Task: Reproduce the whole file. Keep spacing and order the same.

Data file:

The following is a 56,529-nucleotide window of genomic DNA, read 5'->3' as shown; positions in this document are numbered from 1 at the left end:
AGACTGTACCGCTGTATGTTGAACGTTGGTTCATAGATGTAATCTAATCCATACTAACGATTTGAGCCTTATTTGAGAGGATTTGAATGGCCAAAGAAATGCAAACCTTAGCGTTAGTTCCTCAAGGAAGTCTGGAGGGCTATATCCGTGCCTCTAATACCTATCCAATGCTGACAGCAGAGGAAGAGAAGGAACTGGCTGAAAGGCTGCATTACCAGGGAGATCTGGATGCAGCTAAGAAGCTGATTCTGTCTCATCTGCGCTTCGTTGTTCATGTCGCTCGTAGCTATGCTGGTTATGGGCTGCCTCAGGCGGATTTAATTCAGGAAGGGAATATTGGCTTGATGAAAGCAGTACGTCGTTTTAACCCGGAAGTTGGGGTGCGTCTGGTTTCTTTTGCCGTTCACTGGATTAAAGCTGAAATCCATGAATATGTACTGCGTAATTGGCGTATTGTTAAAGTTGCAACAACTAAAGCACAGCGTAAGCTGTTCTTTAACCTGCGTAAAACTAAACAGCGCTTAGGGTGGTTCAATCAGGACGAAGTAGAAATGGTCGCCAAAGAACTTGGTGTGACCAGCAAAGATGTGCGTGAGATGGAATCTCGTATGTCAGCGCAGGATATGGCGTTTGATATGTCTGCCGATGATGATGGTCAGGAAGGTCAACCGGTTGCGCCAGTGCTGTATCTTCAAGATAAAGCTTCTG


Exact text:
The following is a 56,529-nucleotide window of genomic DNA, read 5'->3' as shown; positions in this document are numbered from 1 at the left end:
AGACTGTACCGCTGTATGTTGAACGTTGGTTCATAGATGTAATCTAATCCATACTAACGATTTGAGCCTTATTTGAGAGGATTTGAATGGCCAAAGAAATGCAAACCTTAGCGTTAGTTCCTCAAGGAAGTCTGGAGGGCTATATCCGTGCCTCTAATACCTATCCAATGCTGACAGCAGAGGAAGAGAAGGAACTGGCTGAAAGGCTGCATTACCAGGGAGATCTGGATGCAGCTAAGAAGCTGATTCTGTCTCATCTGCGCTTCGTTGTTCATGTCGCTCGTAGCTATGCTGGTTATGGGCTGCCTCAGGCGGATTTAATTCAGGAAGGGAATATTGGCTTGATGAAAGCAGTACGTCGTTTTAACCCGGAAGTTGGGGTGCGTCTGGTTTCTTTTGCCGTTCACTGGATTAAAGCTGAAATCCATGAATATGTACTGCGTAATTGGCGTATTGTTAAAGTTGCAACAACTAAAGCACAGCGTAAGCTGTTCTTTAACCTGCGTAAAACTAAACAGCGCTTAGGGTGGTTCAATCAGGACGAAGTAGAAATGGTCGCCAAAGAACTTGGTGTGACCAGCAAAGATGTGCGTGAGATGGAATCTCGTATGTCAGCGCAGGATATGGCGTTTGATATGTCTGCCGATGATGATGGTCAGGAAGGTCAACCGGTTGCGCCAGTGCTGTATCTTCAAGATAAAGCTTCTG